The European Union does not plan to crack down on planet-warming methane emissions from gas imports despite pressure from oil companies, activists and academics, according to its draft strategy and sources familiar with the matter who spoke with the Reuters news agency.
While the EU plans to impose carbon dioxide (CO2) taxes on imports of energy-intensive goods, critics say the world's biggest gas importer is not targeting suppliers of the fuel hard enough in its methane strategy due to be unveiled this year.
This comes despite an unlikely alliance of big oil firms, environmental activists, investors and researchers pushing the bloc to plug this hole in its methane plan and punish gas producers that fail to rein in their emissions.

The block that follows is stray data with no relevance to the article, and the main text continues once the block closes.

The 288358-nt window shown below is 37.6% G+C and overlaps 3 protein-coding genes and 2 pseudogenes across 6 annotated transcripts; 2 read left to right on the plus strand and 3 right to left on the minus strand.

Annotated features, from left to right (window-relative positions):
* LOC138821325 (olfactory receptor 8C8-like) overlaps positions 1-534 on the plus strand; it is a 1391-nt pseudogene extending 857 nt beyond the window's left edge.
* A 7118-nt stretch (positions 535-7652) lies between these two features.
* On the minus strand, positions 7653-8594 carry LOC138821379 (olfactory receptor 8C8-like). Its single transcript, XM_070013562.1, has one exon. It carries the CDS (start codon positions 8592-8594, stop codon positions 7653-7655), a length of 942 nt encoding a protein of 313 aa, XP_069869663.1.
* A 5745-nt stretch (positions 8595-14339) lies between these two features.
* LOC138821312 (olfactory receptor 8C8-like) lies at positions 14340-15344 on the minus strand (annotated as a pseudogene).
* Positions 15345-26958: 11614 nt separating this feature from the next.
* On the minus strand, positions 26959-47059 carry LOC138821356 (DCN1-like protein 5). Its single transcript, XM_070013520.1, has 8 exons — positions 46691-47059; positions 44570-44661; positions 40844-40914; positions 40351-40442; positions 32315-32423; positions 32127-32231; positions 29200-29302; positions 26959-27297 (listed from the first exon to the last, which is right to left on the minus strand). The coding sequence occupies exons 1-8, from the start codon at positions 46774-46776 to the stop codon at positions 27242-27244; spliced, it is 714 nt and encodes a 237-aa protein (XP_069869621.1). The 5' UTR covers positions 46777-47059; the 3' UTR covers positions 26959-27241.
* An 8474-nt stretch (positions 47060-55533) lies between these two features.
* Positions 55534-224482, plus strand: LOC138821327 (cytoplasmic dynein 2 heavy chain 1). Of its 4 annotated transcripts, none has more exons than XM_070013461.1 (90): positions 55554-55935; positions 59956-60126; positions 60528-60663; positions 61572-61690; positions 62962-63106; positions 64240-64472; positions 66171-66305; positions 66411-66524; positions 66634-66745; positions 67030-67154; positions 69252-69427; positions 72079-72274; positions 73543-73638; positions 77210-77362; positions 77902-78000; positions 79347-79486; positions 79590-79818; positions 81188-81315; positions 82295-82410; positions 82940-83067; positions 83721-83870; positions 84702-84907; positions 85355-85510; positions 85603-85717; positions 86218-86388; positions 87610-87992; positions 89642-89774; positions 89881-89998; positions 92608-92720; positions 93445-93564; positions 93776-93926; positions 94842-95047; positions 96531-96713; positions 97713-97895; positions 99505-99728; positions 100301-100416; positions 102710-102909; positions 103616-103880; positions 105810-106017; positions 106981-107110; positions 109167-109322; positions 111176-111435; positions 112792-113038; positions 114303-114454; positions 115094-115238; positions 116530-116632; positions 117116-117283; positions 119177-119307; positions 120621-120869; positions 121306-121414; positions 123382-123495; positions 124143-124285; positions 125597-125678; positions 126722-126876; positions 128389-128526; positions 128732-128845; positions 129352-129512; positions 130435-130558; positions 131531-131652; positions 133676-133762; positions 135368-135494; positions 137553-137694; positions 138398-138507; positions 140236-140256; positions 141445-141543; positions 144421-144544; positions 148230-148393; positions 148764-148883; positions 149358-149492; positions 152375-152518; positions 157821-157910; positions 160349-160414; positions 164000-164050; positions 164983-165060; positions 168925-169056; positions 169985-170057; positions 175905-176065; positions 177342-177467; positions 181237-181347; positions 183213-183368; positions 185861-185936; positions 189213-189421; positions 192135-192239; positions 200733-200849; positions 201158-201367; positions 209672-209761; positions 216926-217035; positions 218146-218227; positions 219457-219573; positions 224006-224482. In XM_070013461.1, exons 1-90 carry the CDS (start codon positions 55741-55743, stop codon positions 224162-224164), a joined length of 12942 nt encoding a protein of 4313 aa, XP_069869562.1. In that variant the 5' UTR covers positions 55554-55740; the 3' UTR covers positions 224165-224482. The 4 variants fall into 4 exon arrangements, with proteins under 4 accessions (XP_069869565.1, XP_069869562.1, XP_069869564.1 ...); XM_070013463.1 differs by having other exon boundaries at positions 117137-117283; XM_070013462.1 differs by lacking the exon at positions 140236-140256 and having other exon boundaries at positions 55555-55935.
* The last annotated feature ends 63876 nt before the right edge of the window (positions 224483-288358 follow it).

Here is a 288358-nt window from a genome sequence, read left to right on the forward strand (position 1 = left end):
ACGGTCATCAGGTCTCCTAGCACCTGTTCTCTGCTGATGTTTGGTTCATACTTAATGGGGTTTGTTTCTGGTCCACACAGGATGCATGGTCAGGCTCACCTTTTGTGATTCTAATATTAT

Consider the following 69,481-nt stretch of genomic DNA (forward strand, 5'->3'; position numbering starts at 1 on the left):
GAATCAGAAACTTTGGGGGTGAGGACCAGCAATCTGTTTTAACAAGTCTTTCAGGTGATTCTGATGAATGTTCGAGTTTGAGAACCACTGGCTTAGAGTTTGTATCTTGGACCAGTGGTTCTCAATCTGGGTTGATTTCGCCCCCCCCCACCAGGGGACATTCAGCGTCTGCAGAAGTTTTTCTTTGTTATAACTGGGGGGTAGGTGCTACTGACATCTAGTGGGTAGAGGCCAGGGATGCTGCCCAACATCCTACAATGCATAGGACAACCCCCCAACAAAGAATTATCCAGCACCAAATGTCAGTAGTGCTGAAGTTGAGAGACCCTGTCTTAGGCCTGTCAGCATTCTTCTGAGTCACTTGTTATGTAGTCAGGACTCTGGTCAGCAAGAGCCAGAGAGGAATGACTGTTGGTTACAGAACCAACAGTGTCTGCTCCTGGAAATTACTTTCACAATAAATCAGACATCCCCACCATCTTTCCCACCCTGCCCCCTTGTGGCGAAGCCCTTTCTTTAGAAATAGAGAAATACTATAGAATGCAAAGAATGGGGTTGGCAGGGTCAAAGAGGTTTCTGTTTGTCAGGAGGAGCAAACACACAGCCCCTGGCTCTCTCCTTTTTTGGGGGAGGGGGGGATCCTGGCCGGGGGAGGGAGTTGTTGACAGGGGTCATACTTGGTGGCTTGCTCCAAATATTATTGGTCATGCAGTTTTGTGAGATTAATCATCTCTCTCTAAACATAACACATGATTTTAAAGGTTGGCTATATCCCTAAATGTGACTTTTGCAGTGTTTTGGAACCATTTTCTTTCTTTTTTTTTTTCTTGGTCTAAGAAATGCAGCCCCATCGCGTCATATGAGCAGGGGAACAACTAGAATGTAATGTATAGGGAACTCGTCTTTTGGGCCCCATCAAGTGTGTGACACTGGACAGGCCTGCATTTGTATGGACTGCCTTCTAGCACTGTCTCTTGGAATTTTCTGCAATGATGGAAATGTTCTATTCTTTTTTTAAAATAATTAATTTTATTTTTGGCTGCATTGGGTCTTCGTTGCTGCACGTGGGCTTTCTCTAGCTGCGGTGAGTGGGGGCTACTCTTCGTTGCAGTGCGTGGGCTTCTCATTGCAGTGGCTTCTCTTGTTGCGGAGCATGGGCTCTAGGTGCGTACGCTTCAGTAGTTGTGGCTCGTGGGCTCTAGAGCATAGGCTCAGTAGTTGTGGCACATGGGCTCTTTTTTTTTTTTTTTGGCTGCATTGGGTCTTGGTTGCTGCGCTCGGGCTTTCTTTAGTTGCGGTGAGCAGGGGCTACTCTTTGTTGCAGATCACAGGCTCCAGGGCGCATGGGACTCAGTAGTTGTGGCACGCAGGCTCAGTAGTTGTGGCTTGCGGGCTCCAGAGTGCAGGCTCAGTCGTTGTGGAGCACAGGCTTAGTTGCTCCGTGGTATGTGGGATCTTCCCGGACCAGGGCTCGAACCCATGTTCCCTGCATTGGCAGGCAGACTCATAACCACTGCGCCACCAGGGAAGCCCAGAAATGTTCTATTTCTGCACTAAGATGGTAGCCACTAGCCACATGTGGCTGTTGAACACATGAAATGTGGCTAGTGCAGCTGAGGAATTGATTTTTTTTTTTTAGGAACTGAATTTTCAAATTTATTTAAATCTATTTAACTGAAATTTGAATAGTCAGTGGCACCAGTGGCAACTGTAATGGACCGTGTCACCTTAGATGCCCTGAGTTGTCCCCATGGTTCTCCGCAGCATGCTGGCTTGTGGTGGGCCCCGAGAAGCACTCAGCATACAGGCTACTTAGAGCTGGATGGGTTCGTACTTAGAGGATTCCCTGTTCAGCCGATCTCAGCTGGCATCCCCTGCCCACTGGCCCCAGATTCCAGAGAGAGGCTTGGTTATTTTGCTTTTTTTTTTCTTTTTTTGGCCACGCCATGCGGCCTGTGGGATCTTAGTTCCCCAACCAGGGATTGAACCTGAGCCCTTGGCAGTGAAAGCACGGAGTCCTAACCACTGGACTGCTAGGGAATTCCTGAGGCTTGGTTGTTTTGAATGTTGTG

While the EU regulates methane emissions from gas burned in the bloc, it does not regulate emissions during the production or transport of gas imported by Europe. That means those emissions do not show up in the tally of greenhouse gases linked to Europe's gas-fuelled power plants, nor are they are counted in the EU's climate goals.